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Australia is out of step with progressive countries on prostitution

By Wendy Francis - posted Thursday, 10 September 2015

Suppose a terminally ill woman wanted to do something nice for her husband. So she hires a prostitute for his pleasure. Do you think the terminally ill woman should be put in jail for this? That was the hypothetical (I believe) question posed to me this week by Independent MP, Mr Alex Greenwich, at the NSW inquiry into Brothels where I was a witness.

No, Mr Greenwich, I don't want a terminally ill woman put in jail because she bought a woman for her husband for a sexual encounter. But I believe the more pertinent question should be, is it right to be able to buy a woman for a man's use?

Having sex is not a human right. The perceived needs of one sub-set, in this case a terminally ill woman paying for her husband to have sex, should not trump the rights of another sub-set, and by that I refer to the human right of all women to equality and not to be an commodity to be bought and sold for another's pleasure.


The NSW government's aim from the inquiry includes examining possible reforms that address social, health and planning challenges that are associated with legal and illegal brothels.

NSW's Deputy Police Commissioner, Nick Kaldas, gave evidence at the inquiry. His concern is that the lack of regulation is allowing criminal activity in the industry. "Where standards are not enforced in this industry, the cost to human beings could be horrendous," he said. He told the inquiry there had been a recent increase in the reporting of sexual servitude in brothels, alleging "large scale networks using Asian students as sex slaves".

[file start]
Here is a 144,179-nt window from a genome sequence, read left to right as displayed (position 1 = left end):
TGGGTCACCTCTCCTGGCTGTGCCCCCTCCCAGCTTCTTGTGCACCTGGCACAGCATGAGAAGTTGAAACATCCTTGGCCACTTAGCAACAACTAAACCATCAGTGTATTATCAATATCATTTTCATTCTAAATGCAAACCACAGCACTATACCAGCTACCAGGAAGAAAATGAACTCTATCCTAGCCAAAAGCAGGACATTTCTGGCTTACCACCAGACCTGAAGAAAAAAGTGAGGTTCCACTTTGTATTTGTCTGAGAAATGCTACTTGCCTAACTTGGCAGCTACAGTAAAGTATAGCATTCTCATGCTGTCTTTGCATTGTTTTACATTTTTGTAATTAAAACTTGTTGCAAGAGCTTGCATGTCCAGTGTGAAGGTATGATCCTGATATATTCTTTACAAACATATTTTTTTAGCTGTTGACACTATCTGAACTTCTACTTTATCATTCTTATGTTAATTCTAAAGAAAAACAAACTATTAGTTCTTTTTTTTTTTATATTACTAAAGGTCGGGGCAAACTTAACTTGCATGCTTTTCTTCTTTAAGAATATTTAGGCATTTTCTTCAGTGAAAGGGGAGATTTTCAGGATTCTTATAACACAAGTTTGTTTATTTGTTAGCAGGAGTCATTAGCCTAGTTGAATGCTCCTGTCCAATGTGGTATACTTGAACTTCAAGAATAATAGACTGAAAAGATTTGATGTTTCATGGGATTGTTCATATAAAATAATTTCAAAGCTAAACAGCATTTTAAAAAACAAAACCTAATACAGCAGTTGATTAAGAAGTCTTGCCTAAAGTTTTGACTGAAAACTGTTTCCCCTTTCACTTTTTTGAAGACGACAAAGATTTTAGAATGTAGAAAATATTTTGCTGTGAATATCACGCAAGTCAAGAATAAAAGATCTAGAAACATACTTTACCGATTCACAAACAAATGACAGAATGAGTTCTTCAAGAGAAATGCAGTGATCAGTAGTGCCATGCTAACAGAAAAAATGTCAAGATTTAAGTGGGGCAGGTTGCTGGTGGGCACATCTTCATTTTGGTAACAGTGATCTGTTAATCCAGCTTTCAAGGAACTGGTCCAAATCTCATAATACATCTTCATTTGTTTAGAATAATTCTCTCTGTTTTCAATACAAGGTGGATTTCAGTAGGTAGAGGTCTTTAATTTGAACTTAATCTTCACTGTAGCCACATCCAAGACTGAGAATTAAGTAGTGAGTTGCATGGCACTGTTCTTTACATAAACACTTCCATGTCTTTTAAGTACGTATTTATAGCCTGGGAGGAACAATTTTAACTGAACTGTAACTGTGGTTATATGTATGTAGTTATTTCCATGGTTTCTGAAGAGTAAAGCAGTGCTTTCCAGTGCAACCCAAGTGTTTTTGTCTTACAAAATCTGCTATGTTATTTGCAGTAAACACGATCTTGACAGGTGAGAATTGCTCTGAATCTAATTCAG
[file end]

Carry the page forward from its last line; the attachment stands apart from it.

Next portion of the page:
NSW councils also registered concern in regard toworkplace injuries, violence, sexual servitude, organised crime, sex trafficking, and levels of public health and safety.

Prostitution is a form of violence particularly against women and girls. Prostitution is both a cause and consequence of gender inequality. As a society we should reject the notion that women are a commodity to be bought and sold.

Men's demand for sex and willingness to pay for it means prostitution exists and flourishes, and yet prostitution is inherently harmful shown by multiple studies which reveal between 60 and 75% of prostitutes have been raped, between 70 and 95% physically assaulted, and 68% meet the criteria for post-traumatic stress disorder in the same range as combat veterans. 85-95% of the women in the study by American clinical psychologist, researcher and feminist, DrMelissa Farley, said that they wanted to escape prostitution.

Some maintain that prostitution is a choice and therefore a person's right. Let's examine this 'choice'.


The majority of the world's prostitutes are women. Gender inequality is the single most powerful determinant of being sold for sex. Nobody can choose what sex they are born with.

Disproportionately, women around the world in prostitution are members of socially disadvantaged racial or ethnic groups. You don't choose to be born into a disadvantaged racial group or lower caste.

The majority of prostituted women worldwide are there because of poverty. Prostituted women tend to come from disadvantaged backgrounds and from families with high rates of interpersonal difficulties. They are more likely to have suffered physical abuse, to have left home and school early, have lower qualifications and fewer work opportunities. Being born into poverty is not a choice.

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About the Author

Wendy Francis is the director of the Australian Christian Lobby’s Centre for Human Dignity. Prior to this Wendy has served in managerial positions at the Centre for Public Culture and Ideas at Griffith University and also Queensland Baptists. Wendy also ran for a senate position with Family First in 2010. She commenced a campaign in 2009 calling for outdoor advertising to be G rated.

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